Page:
The Fulani have also been accused of rape, kidnapping, armed robbery and murder in the area. In support of the robbery accusation, a Yoruba community leader mentioned how some years back, the son of a popular Fulani leader in Igboora, a town in the Ibarapa region, was arrested for criminal activities by the police.
While not absolving the Fulani of the accusations levelled against them, some members of the Fulani community argued that not all Fulani were criminals. In addition, they complained that they were also victims of farm encroachments and other criminal activities perpetrated mostly by the Bororo (a clan of Fulani).
A Fulani settlement head who was interviewed said:
The Bororo Fulani are regarded as violent, harsh and often the perpetrators of the various violent acts attributed to the Fulani. They usually do not stay in one place and thus cannot be held accountable. Even if you catch them, some of us Fulani are scared of confronting them.
A Fulani opinion leader recounted how he escaped death in the hands of Bororo herders while he was working on his farm. He had resisted attempts by the herders and their cattle to encroach on his farmland. In retaliation the herders attempted to maim him with a cutlass, despite the fact that he is a Fulani.
The opinion leaders and other Fulani interviewees agreed that most of the perpetrators of crimes were Fulani who crossed into Nigeria from Chad, Niger, Cameroon and Benin Republic, through the porous borders.
Speaking on cattle encroachment, an opinion leader who is a Yoruba traditional healer argued that Fulani sometimes got away with their crimes because some locals engaged the services of Fulani in rearing their cows.
He further submitted that the traditional mode of settling disputes between Fulani and the host communities, in which owners of cattle that destroy farmlands and crops are mandated to compensate the aggrieved farmers, which had been effective in the past, was no longer popular. Rather, the Fulani now preferred going to the police. But the police have been accused of taking sides with the Fulani.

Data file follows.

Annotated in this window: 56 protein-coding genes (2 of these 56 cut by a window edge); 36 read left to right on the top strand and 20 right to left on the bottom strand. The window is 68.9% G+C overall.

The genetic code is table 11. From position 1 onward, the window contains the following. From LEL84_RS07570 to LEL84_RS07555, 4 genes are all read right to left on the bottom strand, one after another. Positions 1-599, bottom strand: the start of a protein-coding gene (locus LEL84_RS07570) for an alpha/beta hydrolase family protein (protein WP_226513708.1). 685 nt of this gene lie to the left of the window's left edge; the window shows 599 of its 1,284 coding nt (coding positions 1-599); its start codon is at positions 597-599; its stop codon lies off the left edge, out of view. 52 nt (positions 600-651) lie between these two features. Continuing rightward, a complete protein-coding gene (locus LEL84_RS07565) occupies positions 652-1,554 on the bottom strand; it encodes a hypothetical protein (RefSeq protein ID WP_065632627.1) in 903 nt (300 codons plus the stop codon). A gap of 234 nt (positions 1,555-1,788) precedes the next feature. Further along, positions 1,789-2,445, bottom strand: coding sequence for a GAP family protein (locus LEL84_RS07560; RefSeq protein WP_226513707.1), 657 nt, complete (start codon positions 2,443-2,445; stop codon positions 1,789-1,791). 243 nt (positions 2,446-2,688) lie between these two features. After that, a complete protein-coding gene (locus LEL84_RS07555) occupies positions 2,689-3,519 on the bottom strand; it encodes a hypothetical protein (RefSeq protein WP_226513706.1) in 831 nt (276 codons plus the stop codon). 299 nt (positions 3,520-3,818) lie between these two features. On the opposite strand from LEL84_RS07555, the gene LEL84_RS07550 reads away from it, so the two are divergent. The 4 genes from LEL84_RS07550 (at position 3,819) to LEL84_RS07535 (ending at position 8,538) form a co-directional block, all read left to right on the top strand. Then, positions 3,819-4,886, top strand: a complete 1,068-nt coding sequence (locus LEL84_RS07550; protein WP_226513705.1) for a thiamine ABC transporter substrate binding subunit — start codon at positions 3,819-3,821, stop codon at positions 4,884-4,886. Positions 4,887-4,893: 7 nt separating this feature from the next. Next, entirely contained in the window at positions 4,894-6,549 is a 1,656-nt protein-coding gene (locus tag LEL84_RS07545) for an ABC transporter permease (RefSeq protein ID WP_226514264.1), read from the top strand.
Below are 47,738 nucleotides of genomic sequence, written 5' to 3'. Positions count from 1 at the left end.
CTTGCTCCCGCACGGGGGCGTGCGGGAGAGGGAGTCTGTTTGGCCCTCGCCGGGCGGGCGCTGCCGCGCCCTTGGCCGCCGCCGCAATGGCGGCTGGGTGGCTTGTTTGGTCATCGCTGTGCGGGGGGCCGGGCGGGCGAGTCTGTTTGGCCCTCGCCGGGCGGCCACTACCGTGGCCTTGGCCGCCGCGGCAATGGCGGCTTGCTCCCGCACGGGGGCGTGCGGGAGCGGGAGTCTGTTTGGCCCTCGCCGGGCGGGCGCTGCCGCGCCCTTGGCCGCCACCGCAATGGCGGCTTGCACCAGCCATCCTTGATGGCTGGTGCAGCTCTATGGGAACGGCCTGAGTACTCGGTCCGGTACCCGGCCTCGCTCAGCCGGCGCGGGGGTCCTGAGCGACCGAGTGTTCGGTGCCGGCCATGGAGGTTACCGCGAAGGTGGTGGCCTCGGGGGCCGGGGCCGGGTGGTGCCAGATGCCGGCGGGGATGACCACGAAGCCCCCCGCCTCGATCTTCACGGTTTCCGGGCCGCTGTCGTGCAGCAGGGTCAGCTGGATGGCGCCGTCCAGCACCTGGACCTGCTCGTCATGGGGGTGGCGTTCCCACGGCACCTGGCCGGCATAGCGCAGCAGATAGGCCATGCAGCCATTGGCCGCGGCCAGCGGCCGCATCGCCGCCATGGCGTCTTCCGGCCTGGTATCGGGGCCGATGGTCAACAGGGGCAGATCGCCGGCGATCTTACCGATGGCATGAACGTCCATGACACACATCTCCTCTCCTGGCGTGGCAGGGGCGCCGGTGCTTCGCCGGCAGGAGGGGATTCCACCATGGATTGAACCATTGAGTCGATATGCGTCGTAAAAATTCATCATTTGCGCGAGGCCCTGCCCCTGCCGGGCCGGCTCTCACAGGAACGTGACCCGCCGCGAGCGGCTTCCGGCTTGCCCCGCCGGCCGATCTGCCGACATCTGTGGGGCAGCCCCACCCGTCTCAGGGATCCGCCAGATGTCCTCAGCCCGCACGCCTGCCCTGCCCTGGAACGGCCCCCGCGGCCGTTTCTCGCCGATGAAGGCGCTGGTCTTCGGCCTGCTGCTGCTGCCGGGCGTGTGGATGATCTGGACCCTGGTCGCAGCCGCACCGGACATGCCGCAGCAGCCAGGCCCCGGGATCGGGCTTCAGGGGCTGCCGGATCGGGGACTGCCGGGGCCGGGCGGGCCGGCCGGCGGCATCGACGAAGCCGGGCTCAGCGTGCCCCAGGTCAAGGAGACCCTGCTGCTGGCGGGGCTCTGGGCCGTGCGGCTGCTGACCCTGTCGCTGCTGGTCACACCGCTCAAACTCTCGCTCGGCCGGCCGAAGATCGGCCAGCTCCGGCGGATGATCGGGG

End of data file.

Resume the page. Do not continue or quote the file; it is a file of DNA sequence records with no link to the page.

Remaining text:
This has further eroded the relationship between the host communities and the settlers.
The incessant clashes between farmers and herders in Nigeria are old and steeped in history. While these problems have an overriding arc of insecurity, new challenges have contributed to the latest violence. One of these is that the pasture available to Fulani pastoralists is shrinking as a result of changing weather patterns brought about by climate change.
The government will have to come up with workable and clearly defined solutions. To start with, the imbalances in the provision of facilities need to be addressed, especially with a view to bridging the gaps between settlers communities and others.
Place making – settling and making homes in places different from your place of origin – is the right of every citizen. People who have done so should not be discriminated against, regardless of where they are domiciled in the country.
In addition, the government will need to address the problem of porous borders as a way of checking the inexorable flow of illegal migrants into the country. This is necessary as there are pointers that some of the pastoralists that perpetrate crimes are not from the stock of Fulani settlers who have been living in different host communities for decades.
By Janet Ogundairo and Feyisitan Ijimakinwa. This article first appeared in The Conversation.